Lame Duck Congress Gets High Marks From Voters

Two weeks out, it’s apparent that the American public is generally pleased with the outcome of the end-of-2010 Lame Duck Congress:

Americans overwhelmingly welcomed the flurry of lawmaking between the lame-duck Congress and President Obama last month — but they’re hedging their bets on whether the duck keeps quacking.

Seventy-seven percent in this ABC News/Yahoo! News poll say it was good for Obama and Congress to agree to lame-duck legislation on tax cuts, unemployment benefits, gays in the military, the START treaty and aid to 9/11 responders. That includes majorities across the spectrum — 91 percent of Democrats, 79 percent of independents and 62 percent of Republicans.

Whether it lasts is another matter: Whatever the lame-duck session achieved, Americans divide evenly on the chances Obama and the Republicans in Congress will work together on important issues in the year ahead. Forty-eight percent are optimistic about it — just 14 percent “strongly” so — but about as many, 46 percent, are pessimistic about the prospects for political cooperation.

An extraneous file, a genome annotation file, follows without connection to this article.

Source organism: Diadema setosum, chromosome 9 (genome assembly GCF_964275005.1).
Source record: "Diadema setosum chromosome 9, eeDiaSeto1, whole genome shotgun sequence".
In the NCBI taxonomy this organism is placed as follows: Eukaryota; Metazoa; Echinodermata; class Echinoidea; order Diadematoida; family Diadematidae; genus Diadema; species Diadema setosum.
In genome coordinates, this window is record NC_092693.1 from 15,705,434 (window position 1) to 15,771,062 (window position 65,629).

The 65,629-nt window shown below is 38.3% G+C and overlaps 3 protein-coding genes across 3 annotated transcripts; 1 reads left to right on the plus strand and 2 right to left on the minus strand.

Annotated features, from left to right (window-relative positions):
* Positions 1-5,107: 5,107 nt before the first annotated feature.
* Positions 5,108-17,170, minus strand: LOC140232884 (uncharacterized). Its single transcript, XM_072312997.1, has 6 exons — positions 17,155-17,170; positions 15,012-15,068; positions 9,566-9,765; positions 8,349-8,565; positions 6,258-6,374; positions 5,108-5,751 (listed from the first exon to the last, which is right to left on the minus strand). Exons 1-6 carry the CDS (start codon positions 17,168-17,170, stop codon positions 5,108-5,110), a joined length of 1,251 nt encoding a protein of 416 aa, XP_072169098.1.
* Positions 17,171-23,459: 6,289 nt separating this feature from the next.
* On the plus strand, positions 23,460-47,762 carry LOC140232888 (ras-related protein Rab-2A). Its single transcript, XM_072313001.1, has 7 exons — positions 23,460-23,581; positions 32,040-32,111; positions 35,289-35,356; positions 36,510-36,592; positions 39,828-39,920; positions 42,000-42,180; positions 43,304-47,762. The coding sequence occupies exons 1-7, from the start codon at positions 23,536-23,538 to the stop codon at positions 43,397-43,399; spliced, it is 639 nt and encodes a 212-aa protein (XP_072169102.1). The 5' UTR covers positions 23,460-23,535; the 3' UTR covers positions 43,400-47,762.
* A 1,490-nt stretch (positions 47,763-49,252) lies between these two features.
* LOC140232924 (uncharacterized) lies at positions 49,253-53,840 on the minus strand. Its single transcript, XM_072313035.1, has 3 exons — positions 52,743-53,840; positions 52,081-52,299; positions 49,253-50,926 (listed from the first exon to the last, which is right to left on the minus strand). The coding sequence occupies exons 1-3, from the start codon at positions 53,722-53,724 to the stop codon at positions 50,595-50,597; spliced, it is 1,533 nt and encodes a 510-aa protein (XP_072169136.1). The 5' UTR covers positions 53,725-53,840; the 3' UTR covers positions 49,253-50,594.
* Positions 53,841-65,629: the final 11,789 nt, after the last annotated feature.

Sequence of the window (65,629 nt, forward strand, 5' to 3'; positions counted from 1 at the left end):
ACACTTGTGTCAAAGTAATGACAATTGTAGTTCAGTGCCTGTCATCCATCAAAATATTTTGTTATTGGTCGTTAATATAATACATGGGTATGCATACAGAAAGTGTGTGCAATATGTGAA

Yea I’d go with the pessimism, folks.

FILED UNDER: Congress, US Politics, , , , , ,
Doug Mataconis
About Doug Mataconis
Doug Mataconis held a B.A. in Political Science from Rutgers University and J.D. from George Mason University School of Law. He joined the staff of OTB in May 2010 and contributed a staggering 16,483 posts before his retirement in January 2020. He passed far too young in July 2021.


  1. Jack says:

    I think the point that is missing in the analysis that may work to the detriment of the GOP is this: the frustration of voters expressed in the November elections was NOT dislike of the Democrats, but of the apparently complete paralysis of Congress.

    In other words, the GOP acts as if they have a “mandate” at their peril.

  2. Unlike the regular-session Congress, the lame-duck session Congress actually, you know, did stuff. That’s bound to draw more attention than spending nine months arguing about one bill.

  3. anjin-san says:

    It’s also worth noting that Obama’s approval numbers appear to be spiking, even as the right is busily crowing about the midterm results. Things can change very quickly in politics.